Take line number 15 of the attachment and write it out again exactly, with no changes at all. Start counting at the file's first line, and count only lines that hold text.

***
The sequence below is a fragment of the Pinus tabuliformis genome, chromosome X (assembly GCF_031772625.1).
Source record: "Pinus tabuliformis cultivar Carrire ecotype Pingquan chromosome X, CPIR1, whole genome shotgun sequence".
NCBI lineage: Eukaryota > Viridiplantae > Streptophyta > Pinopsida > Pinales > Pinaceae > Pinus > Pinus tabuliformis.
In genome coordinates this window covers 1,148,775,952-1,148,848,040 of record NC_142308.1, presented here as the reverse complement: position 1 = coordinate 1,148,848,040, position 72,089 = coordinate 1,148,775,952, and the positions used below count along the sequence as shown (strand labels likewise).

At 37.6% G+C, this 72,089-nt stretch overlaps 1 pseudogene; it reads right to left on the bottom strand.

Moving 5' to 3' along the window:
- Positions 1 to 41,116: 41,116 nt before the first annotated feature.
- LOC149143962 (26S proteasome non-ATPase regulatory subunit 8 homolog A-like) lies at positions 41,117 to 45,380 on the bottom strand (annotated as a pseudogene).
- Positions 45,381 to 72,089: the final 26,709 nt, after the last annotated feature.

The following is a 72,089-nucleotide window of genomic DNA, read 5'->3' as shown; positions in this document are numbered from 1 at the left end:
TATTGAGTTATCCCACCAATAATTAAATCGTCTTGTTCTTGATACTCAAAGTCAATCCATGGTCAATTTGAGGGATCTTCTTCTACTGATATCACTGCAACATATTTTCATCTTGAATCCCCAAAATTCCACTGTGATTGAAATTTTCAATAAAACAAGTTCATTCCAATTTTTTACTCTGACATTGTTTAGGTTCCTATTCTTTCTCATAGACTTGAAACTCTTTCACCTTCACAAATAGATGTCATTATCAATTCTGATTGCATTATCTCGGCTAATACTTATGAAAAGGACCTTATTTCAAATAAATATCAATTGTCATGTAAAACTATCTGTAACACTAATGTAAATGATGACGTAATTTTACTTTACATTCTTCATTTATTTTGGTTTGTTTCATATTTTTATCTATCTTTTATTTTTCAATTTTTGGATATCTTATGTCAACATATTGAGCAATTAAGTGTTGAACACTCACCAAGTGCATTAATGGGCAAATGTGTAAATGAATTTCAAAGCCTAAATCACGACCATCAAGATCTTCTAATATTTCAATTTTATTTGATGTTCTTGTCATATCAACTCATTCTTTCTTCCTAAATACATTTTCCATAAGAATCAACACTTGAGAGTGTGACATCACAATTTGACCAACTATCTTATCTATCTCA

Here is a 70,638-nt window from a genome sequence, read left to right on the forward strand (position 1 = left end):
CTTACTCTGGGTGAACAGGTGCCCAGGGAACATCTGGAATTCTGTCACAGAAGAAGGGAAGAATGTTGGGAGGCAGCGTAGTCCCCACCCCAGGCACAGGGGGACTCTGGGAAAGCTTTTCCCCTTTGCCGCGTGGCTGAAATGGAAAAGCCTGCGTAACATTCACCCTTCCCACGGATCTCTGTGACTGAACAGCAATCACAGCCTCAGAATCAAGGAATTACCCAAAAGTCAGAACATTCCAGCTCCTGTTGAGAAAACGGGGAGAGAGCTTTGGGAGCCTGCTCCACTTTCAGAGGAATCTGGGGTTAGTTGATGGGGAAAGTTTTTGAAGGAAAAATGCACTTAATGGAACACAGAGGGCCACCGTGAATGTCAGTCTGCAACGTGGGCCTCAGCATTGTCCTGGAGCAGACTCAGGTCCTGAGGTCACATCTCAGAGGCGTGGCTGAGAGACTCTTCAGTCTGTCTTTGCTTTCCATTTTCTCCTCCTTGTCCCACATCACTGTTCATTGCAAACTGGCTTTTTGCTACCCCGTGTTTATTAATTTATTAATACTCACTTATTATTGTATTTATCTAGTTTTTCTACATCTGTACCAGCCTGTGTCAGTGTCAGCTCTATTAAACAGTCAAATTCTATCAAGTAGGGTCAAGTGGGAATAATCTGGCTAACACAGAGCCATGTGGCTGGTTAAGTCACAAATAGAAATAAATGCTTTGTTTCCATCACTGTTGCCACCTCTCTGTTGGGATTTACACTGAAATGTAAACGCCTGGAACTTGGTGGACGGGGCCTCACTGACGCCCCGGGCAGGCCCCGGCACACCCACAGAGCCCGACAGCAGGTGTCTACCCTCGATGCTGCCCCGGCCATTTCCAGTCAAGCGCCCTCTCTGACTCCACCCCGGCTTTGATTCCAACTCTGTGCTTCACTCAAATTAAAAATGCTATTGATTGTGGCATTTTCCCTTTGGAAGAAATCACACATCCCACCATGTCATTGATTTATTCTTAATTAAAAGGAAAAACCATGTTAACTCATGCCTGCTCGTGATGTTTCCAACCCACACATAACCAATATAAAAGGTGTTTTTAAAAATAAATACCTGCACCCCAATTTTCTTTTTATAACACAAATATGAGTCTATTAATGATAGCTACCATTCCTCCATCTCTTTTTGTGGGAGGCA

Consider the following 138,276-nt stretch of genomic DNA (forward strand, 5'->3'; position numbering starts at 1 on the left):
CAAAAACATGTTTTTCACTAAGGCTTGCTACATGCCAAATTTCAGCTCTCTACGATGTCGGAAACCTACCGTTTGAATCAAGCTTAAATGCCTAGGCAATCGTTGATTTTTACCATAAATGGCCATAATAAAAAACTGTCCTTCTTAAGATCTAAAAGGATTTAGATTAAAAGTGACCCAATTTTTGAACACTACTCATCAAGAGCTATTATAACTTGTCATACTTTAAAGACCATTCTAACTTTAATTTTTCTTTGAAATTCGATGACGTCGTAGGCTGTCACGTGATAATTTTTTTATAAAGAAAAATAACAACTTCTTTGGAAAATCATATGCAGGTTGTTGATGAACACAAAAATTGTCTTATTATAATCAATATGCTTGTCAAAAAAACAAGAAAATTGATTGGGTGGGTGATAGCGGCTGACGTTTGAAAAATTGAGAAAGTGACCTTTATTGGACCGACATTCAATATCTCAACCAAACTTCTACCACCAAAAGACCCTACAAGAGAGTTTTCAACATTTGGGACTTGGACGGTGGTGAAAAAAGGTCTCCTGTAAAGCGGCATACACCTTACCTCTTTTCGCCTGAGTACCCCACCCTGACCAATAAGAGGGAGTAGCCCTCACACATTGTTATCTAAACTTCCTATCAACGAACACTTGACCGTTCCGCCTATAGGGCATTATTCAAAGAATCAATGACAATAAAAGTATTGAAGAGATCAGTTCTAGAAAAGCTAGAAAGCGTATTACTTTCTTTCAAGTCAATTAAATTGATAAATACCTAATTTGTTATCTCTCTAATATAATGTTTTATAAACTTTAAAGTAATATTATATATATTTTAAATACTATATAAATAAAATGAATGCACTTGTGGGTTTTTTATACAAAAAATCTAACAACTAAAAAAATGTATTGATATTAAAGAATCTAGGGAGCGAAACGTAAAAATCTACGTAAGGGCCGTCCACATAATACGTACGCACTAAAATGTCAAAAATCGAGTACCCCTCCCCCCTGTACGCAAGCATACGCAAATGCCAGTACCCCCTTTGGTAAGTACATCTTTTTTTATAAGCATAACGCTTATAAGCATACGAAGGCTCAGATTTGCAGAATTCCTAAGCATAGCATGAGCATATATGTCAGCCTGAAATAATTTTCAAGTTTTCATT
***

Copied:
CAAAAACATGTTTTTCACTAAGGCTTGCTACATGCCAAATTTCAGCTCTCTACGATGTCGGAAACCTACCGTTTGAATCAAGCTTAAATGCCTAGGCAATCGTTGATTTTTACCATAAATGGCCATAATAAAAAACTGTCCTTCTTAAGATCTAAAAGGATTTAGATTAAAAGTGACCCAATTTTTGAACACTACTCATCAAGAGCTATTATAACTTGTCATACTTTAAAGACCATTCTAACTTTAATTTTTCTTTGAAATTCGATGACGTCGTAGGCTGTCACGTGATAATTTTTTTATAAAGAAAAATAACAACTTCTTTGGAAAATCATATGCAGGTTGTTGATGAACACAAAAATTGTCTTATTATAATCAATATGCTTGTCAAAAAAACAAGAAAATTGATTGGGTGGGTGATAGCGGCTGACGTTTGAAAAATTGAGAAAGTGACCTTTATTGGACCGACATTCAATATCTCAACCAAACTTCTACCACCAAAAGACCCTACAAGAGAGTTTTCAACATTTGGGACTTGGACGGTGGTGAAAAAAGGTCTCCTGTAAAGCGGCATACACCTTACCTCTTTTCGCCTGAGTACCCCACCCTGACCAATAAGAGGGAGTAGCCCTCACACATTGTTATCTAAACTTCCTATCAACGAACACTTGACCGTTCCGCCTATAGGGCATTATTCAAAGAATCAATGACAATAAAAGTATTGAAGAGATCAGTTCTAGAAAAGCTAGAAAGCGTATTACTTTCTTTCAAGTCAATTAAATTGATAAATACCTAATTTGTTATCTCTCTAATATAATGTTTTATAAACTTTAAAGTAATATTATATATATTTTAAATACTATATAAATAAAATGAATGCACTTGTGGGTTTTTTATACAAAAAATCTAACAACTAAAAAAATGTATTGATATTAAAGAATCTAGGGAGCGAAACGTAAAAATCTACGTAAGGGCCGTCCACATAATACGTACGCACTAAAATGTCAAAAATCGAGTACCCCTCCCCCCTGTACGCAAGCATACGCAAATGCCAGTACCCCCTTTGGTAAGTACATCTTTTTTTATAAGCATAACGCTTATAAGCATACGAAGGCTCAGATTTGCAGAATTCCTAAGCATAGCATGAGCATATATGTCAGCCTGAAATAATTTTCAAGTTTTCATT